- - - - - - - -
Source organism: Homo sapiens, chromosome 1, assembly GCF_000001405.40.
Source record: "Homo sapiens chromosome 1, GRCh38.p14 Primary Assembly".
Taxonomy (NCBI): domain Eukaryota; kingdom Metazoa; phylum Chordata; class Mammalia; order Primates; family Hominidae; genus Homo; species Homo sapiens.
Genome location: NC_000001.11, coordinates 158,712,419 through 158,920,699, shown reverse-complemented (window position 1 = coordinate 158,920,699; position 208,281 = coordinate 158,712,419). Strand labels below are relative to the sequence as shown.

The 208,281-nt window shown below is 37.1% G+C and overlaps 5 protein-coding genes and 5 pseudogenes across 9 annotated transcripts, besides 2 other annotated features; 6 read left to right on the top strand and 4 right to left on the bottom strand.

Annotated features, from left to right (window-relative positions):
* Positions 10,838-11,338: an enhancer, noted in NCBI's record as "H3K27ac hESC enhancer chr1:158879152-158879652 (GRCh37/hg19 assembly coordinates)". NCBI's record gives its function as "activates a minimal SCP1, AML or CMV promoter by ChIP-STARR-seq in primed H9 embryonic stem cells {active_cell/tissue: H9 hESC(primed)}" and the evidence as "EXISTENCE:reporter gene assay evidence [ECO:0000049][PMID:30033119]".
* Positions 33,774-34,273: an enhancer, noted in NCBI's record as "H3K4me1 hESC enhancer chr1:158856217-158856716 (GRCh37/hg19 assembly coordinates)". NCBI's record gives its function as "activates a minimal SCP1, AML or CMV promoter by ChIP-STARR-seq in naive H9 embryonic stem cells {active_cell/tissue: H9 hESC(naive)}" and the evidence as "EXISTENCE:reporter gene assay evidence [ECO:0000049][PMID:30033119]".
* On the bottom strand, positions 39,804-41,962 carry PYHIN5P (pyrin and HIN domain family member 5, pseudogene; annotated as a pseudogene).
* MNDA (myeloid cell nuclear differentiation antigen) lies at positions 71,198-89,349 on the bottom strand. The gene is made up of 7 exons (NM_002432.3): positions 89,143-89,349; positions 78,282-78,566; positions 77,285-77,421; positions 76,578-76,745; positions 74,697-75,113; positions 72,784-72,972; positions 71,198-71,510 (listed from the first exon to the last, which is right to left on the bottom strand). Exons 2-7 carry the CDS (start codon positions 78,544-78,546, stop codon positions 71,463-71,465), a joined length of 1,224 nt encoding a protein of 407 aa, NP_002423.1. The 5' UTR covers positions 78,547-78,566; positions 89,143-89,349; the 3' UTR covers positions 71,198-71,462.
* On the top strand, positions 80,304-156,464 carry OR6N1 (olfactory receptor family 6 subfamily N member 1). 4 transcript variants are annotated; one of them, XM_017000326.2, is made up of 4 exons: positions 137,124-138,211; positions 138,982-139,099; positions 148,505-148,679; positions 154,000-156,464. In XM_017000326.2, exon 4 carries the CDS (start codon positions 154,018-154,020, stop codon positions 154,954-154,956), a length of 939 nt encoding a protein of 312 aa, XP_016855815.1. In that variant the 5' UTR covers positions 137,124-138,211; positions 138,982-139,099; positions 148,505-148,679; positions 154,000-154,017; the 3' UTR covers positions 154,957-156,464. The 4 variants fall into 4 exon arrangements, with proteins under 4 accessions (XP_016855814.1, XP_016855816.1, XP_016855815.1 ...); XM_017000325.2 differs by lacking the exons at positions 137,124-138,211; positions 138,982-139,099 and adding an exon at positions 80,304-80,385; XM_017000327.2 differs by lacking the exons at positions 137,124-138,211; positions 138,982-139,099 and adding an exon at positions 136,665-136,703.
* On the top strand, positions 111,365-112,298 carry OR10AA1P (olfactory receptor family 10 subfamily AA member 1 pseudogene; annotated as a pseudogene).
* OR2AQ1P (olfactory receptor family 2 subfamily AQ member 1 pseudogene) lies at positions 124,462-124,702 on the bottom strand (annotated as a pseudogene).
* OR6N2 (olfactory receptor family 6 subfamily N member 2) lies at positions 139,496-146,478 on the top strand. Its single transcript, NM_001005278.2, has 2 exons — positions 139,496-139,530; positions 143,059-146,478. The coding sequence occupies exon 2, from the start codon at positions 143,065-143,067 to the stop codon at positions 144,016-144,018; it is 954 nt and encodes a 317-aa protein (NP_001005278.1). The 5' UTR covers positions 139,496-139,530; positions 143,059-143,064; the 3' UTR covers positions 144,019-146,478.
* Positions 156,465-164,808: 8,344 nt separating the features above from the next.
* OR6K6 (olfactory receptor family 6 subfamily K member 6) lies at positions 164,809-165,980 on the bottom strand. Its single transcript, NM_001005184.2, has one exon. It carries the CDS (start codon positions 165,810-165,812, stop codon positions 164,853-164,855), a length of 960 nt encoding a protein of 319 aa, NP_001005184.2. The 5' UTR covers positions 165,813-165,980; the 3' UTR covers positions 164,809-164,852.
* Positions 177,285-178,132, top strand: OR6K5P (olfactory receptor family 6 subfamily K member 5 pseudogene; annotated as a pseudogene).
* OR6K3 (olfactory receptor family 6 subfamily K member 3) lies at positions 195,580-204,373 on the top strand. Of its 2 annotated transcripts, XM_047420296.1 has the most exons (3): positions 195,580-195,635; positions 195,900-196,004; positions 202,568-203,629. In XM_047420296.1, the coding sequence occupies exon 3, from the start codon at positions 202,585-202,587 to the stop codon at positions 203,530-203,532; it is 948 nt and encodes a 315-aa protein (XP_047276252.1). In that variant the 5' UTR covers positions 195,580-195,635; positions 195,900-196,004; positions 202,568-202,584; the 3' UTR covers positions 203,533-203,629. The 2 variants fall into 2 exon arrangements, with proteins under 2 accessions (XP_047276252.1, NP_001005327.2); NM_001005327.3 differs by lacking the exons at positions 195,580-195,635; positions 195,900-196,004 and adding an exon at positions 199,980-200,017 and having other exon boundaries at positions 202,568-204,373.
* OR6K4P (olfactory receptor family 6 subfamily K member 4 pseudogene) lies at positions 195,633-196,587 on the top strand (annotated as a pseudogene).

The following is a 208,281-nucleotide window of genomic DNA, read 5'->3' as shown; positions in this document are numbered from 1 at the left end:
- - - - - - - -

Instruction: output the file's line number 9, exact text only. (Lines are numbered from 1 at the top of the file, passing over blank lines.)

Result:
* On the bottom strand, positions 39,804-41,962 carry PYHIN5P (pyrin and HIN domain family member 5, pseudogene; annotated as a pseudogene).